Benefits of the only collegiate marching band in Hawaii

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Benefits of the only collegiate marching band in Hawaii

Jerry Dulluog, The Governor, Farrington High School

The marching band treads in a matched pace simultaneously accompanied by the unity of various instruments.

“In band, you are working towards a common goal and you learn that what you do as an individual really does affect others, whether you realize it or not… it’s really a rewarding experience,” said Fredy Schulz, head drum major of the University of Hawai’i Rainbow Warrior Marching Band.

The UH Rainbow Warrior Marching Band is the only collegiate marching band in Hawaii, with about 250 members, open to incoming freshmen and university students. The marching band rehearses three times a week, for an hour and a half. Schulz, along with Reeves Higashionna, assistant drum major, usually facilitate the rehearsals following a rigid schedule.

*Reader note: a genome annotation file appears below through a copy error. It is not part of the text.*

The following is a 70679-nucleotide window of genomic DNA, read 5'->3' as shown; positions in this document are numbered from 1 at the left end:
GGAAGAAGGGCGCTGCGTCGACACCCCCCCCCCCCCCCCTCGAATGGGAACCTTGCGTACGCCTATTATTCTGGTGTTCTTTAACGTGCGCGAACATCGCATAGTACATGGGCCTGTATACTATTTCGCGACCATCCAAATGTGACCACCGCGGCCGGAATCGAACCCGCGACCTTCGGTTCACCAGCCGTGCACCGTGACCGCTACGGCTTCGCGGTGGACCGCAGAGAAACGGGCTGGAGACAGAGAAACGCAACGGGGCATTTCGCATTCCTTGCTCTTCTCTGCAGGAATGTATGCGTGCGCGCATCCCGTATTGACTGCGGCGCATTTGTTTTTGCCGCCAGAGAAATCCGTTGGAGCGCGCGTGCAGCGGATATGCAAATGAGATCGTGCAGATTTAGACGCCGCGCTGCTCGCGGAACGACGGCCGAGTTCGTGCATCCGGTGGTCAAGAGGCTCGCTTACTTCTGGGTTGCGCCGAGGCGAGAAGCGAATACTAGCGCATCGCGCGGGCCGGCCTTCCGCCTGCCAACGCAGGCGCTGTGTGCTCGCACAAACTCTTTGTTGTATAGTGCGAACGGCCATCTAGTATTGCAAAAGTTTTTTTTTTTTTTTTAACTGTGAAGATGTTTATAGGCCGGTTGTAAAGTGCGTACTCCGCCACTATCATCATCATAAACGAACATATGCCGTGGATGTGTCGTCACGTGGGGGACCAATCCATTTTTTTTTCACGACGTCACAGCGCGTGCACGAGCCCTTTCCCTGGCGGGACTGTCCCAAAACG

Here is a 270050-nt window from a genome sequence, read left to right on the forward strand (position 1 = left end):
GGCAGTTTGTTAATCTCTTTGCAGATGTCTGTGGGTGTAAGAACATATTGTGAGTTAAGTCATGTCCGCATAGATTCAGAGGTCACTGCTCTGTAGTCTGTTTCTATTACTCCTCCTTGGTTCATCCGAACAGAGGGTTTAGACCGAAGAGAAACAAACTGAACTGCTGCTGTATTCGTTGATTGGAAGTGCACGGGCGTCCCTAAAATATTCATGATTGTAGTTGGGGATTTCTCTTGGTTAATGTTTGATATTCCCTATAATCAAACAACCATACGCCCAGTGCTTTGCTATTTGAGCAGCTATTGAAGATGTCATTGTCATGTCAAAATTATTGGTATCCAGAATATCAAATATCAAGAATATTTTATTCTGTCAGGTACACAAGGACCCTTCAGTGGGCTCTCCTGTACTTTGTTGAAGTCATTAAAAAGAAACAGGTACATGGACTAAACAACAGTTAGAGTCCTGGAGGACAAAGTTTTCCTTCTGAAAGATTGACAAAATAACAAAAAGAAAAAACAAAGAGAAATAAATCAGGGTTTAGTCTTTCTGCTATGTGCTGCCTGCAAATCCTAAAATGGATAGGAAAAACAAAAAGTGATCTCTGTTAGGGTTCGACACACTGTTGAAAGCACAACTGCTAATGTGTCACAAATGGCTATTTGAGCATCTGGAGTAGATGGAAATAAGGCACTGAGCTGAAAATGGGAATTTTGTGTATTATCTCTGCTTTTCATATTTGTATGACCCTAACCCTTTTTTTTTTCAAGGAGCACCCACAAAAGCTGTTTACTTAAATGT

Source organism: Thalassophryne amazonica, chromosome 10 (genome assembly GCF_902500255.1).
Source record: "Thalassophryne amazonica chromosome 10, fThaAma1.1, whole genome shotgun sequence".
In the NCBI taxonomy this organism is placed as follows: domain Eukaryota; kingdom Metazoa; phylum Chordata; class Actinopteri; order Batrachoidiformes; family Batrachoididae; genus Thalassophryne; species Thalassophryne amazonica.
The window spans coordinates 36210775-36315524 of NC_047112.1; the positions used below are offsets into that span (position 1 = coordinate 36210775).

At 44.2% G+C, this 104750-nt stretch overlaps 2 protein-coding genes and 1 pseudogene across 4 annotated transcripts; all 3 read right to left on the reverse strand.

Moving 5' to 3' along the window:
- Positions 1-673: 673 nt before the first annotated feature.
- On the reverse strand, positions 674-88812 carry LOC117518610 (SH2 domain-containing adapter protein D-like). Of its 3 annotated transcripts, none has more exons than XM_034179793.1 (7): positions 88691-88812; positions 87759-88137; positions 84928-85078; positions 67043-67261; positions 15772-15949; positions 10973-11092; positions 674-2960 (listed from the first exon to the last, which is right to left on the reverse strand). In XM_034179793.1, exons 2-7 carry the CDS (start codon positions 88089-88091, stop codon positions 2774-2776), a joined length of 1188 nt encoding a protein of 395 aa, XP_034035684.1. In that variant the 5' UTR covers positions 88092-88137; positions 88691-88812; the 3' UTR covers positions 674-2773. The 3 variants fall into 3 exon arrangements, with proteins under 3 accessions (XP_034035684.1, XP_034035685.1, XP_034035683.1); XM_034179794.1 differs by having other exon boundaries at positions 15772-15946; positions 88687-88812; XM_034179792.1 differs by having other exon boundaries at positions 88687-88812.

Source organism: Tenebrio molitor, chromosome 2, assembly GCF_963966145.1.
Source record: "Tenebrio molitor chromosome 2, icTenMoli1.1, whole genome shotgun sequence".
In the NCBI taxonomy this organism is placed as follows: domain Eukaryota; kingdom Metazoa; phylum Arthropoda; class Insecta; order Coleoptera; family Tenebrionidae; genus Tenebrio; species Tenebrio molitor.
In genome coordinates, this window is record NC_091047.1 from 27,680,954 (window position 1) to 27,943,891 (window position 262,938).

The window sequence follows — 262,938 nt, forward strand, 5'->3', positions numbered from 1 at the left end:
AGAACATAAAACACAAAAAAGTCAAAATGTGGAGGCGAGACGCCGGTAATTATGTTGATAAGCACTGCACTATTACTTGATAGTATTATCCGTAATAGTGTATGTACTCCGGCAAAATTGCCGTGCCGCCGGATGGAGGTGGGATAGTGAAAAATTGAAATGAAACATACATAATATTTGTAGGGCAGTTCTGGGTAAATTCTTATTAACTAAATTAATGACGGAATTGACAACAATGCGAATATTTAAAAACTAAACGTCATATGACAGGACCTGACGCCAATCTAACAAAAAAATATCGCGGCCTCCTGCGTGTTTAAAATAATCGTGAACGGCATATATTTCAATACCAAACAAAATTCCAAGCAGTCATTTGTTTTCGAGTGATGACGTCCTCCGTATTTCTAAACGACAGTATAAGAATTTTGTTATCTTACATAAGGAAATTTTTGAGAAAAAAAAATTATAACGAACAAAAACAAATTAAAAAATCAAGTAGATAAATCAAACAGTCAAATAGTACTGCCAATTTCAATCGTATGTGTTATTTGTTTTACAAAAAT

Compared to high school, college band is not competitive. In fact, the UH Rainbow Warrior Marching Band has performed in multiple football games in the Aloha Stadium, along with gigs on campus. The marching band’s most notable appearance was in the 1992 Holiday Bowl in San Diego, and the 2008 Sugar Bowl in New Orleans.

For Higashionna, marching band brought out his personality, allowing him to develop new relationships, as well as become more open about himself.

“It’s really such a safe environment and a huge community to be a part of,” he said.

The marching band is currently preparing for the Meadow Gold Rainbow Invitational Marching Band Festival, an event that showcases local high school bands on  Nov. 11, at the Aloha Stadium. The UH Rainbow Warrior Marching Band traditionally concludes with a memorable performance.

“We play a big part of the community, and it’s really exciting when people all around are excited for us to be there playing,” Schulz said.